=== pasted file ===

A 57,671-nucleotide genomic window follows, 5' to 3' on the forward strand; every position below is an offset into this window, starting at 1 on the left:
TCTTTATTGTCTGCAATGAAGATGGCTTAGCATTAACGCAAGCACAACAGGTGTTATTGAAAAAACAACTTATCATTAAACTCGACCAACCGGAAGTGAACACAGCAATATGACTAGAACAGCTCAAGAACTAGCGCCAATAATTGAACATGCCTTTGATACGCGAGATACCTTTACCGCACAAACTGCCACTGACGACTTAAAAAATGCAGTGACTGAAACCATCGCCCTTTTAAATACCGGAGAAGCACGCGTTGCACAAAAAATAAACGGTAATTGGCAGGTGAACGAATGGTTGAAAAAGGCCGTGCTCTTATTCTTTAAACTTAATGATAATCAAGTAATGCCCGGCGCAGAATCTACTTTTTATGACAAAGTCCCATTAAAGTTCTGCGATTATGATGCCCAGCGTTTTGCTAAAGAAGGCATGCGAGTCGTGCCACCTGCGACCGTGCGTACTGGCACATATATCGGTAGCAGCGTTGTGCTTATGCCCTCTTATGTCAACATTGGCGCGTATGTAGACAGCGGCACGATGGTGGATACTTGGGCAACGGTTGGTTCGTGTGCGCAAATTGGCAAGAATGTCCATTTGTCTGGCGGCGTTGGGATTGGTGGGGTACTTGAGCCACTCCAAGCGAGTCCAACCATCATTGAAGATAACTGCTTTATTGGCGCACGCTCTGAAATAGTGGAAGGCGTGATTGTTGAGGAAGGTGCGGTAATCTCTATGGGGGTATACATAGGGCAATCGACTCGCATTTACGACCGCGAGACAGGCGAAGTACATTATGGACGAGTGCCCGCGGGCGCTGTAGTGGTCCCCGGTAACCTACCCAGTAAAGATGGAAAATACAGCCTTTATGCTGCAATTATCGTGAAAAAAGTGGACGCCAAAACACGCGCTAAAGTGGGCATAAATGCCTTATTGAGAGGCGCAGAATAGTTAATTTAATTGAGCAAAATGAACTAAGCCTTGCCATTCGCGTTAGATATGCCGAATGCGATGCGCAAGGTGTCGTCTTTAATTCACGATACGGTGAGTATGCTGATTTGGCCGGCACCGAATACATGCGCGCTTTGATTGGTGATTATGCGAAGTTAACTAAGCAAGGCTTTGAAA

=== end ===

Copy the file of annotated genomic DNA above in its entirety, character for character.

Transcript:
A 57,671-nucleotide genomic window follows, 5' to 3' on the forward strand; every position below is an offset into this window, starting at 1 on the left:
TCTTTATTGTCTGCAATGAAGATGGCTTAGCATTAACGCAAGCACAACAGGTGTTATTGAAAAAACAACTTATCATTAAACTCGACCAACCGGAAGTGAACACAGCAATATGACTAGAACAGCTCAAGAACTAGCGCCAATAATTGAACATGCCTTTGATACGCGAGATACCTTTACCGCACAAACTGCCACTGACGACTTAAAAAATGCAGTGACTGAAACCATCGCCCTTTTAAATACCGGAGAAGCACGCGTTGCACAAAAAATAAACGGTAATTGGCAGGTGAACGAATGGTTGAAAAAGGCCGTGCTCTTATTCTTTAAACTTAATGATAATCAAGTAATGCCCGGCGCAGAATCTACTTTTTATGACAAAGTCCCATTAAAGTTCTGCGATTATGATGCCCAGCGTTTTGCTAAAGAAGGCATGCGAGTCGTGCCACCTGCGACCGTGCGTACTGGCACATATATCGGTAGCAGCGTTGTGCTTATGCCCTCTTATGTCAACATTGGCGCGTATGTAGACAGCGGCACGATGGTGGATACTTGGGCAACGGTTGGTTCGTGTGCGCAAATTGGCAAGAATGTCCATTTGTCTGGCGGCGTTGGGATTGGTGGGGTACTTGAGCCACTCCAAGCGAGTCCAACCATCATTGAAGATAACTGCTTTATTGGCGCACGCTCTGAAATAGTGGAAGGCGTGATTGTTGAGGAAGGTGCGGTAATCTCTATGGGGGTATACATAGGGCAATCGACTCGCATTTACGACCGCGAGACAGGCGAAGTACATTATGGACGAGTGCCCGCGGGCGCTGTAGTGGTCCCCGGTAACCTACCCAGTAAAGATGGAAAATACAGCCTTTATGCTGCAATTATCGTGAAAAAAGTGGACGCCAAAACACGCGCTAAAGTGGGCATAAATGCCTTATTGAGAGGCGCAGAATAGTTAATTTAATTGAGCAAAATGAACTAAGCCTTGCCATTCGCGTTAGATATGCCGAATGCGATGCGCAAGGTGTCGTCTTTAATTCACGATACGGTGAGTATGCTGATTTGGCCGGCACCGAATACATGCGCGCTTTGATTGGTGATTATGCGAAGTTAACTAAGCAAGGCTTTGAAA